Steampunk’s Twist on Tech reports: "If you've ever owned a laptop for more than a couple of years, you've probably marveled at how ancient and clunky it looks next to the latest models. That once-sleek Dell Latitude LM, boasting a Pentium processor, is the size of a VCR, feels as if it weighs 20 pounds and seems about as cutting edge as a Betamax. But its antiquated feel has got nothing on Richard Nagy's Hewlett Packard."

Some of these are really cool computer caase mods if you like the Steampunk style. Check it out...

Zune (second generation, 80GB, black) MP3 player reviews

CNET reports: "The 80GB Microsoft Zune MP3 player features a 3.2-inch glass LCD; a user-friendly interface; exceptional navigation control; audio and video podcast support; a superlative FM radio with RBDS information; wireless syncing and sharing; high-quality earphones; revamped Zune Marketplace PC software; Zune Pass subscription music support; good audio quality; and a built-in composite-video output."

Check out the video review of the new Zune. It makes me want to go out and get one...

Thursday, November 08, 2007

Quantum Mechanics in 90 Seconds

Wikipedia states: "In physics, quantum mechanics is the study of the relationship between energy quanta (radiation) and matter, in particular that between valence shell electrons and photons. Quantum mechanics is a fundamental branch of physics with wide applications in both experimental and theoretical physics. The effects of quantum mechanics are typically not observable on macroscopic scales, but become evident at the atomic and subatomic level. Quantum theory generalizes all classical theories, including mechanics and electromagnetism (except general relativity), and provides accurate descriptions for many previously unexplained phenomena such as black body radiation and stable electron orbits. Confused, watched the video more information.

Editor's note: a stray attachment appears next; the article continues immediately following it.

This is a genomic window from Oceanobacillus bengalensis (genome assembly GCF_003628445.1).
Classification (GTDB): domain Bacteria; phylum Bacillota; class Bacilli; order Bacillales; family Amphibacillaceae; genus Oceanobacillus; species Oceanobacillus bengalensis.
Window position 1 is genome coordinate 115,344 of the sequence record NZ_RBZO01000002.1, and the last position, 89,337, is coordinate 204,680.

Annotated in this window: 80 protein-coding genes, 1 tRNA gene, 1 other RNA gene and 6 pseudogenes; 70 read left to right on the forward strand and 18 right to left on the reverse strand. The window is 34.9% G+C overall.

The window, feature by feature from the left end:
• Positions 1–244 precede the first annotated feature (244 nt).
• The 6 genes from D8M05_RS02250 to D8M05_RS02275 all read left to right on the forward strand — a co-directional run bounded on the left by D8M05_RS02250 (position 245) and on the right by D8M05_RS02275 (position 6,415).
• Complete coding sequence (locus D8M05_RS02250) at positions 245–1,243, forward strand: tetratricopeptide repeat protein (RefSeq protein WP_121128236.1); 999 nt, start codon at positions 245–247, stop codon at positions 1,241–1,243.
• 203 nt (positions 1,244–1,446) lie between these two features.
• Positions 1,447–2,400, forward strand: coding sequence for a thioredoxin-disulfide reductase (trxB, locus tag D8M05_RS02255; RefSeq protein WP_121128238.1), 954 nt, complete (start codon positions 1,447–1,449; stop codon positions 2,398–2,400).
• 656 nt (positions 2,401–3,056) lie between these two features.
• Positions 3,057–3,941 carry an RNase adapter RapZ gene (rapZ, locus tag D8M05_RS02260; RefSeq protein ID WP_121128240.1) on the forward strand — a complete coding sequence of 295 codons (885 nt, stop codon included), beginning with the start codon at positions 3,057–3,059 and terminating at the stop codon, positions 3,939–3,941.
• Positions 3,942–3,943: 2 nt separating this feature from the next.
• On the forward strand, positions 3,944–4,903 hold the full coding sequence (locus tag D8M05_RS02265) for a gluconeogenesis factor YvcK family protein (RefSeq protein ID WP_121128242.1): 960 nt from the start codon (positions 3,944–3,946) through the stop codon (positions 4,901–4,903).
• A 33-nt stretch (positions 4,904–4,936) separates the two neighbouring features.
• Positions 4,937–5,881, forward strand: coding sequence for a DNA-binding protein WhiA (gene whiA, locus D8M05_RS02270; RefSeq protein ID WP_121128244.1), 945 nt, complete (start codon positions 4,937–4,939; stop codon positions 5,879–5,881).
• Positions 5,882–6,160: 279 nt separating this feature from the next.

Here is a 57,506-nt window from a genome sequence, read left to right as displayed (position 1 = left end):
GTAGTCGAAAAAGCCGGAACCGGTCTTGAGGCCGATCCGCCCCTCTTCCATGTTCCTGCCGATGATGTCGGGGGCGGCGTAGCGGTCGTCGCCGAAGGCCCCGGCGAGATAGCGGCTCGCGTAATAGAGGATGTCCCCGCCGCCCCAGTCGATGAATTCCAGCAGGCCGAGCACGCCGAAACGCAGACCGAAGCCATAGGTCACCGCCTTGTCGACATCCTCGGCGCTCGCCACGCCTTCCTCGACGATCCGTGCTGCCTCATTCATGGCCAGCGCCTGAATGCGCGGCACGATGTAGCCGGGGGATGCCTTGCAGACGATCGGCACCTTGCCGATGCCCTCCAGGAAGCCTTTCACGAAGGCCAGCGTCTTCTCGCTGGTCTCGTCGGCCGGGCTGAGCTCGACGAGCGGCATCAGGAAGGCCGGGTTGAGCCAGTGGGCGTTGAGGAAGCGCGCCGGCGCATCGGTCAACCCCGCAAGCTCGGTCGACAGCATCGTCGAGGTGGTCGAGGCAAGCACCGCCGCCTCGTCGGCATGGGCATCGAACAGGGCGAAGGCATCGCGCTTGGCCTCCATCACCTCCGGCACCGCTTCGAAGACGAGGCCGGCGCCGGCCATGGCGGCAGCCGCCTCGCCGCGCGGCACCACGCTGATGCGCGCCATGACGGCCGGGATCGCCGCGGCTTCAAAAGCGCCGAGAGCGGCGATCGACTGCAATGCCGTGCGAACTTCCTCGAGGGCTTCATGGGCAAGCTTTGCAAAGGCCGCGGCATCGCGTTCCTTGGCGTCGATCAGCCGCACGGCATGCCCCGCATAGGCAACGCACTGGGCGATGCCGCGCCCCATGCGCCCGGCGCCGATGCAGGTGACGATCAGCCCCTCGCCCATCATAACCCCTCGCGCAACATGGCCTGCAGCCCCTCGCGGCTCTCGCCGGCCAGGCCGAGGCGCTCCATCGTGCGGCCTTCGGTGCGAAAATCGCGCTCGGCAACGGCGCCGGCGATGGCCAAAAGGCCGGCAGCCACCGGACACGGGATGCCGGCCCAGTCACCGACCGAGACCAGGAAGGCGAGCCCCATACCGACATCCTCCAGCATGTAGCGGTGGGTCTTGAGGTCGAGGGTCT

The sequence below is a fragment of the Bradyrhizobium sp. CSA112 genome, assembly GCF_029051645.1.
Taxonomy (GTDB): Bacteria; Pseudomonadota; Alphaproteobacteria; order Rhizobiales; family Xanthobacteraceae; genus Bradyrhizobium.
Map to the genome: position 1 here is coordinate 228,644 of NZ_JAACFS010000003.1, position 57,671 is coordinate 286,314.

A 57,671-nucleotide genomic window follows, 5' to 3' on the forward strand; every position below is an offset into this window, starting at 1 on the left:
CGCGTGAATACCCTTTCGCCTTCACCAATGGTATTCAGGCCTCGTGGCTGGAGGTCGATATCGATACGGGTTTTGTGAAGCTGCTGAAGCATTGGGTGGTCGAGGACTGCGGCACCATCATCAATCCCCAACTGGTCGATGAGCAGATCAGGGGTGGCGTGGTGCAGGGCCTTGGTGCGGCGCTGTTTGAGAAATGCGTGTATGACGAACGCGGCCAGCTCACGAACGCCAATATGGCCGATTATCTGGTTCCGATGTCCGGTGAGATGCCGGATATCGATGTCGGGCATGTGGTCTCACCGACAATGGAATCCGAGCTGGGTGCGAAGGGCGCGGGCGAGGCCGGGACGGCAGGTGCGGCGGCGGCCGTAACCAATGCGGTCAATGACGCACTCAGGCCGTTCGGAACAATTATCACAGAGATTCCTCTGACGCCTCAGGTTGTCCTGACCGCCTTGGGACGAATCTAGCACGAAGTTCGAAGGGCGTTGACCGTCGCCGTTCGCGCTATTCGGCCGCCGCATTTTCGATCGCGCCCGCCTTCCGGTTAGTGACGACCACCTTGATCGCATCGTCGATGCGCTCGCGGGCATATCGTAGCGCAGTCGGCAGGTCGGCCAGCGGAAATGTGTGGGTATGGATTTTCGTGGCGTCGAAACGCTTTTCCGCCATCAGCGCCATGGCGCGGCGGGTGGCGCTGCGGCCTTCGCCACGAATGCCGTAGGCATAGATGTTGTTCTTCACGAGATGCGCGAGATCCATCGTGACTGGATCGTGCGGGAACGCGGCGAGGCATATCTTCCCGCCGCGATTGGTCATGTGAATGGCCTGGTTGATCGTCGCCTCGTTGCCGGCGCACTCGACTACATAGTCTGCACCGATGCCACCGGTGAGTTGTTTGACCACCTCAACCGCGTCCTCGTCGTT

Open Handset Alliance

You might of heard all the rumors about Google's Gphone. Almost everyone thought it was going to be a real phone. Although it turned out to be an open source development platform for mobile phones based on Linux and Java, and its called 'Android'. Google also announced the formation of the Open Handset Alliance a consortium of 34 software, hardware, and telecoms companies devoted to supporting this platform.

Guinness's 'Tipping Point' Commercial

Guinness's 'Tipping Point' commercial from what I read this is the most expensive TV commercial ever produced, with a production cost of £10 million. Its really pretty incredible to watch.

Tuesday, November 06, 2007

PCs Losing Their Relevance in Japan

Yahoo! Finance reports: "The PC's role in Japanese homes is diminishing, as its once-awesome monopoly on processing power is encroached by gadgets such as smart phones that act like pocket-size computers, advanced Internet-connected game consoles, and digital video recorders with terabytes of memory."

The article makes one good point that recent computer advances are only evolutionary and not revolutionary. So business and people don't need the latest and greatest PCs they can buy. Their old computers are working for them just fine for right now.

IMHO: Personally I believe this will be a short term trend, but that is only based on my own speculation. Surfing the web from a phone no matter how advanced is a pretty awful experience when compared to a PC.

Images: NASA builds Orion mock-up

CNET "Researchers at NASA's Dryden Flight Research Center in Southern California have built the first stage of the Orion manned spacecraft--a full-scale model. The mock-up craft, which looks like a flying saucer from a 1950s sci-fi movie, is part of a test of the launch abort system."

The technology doesn't look that different from what was used in the original Apollo program. Still interesting enough to check out.

Monday, November 05, 2007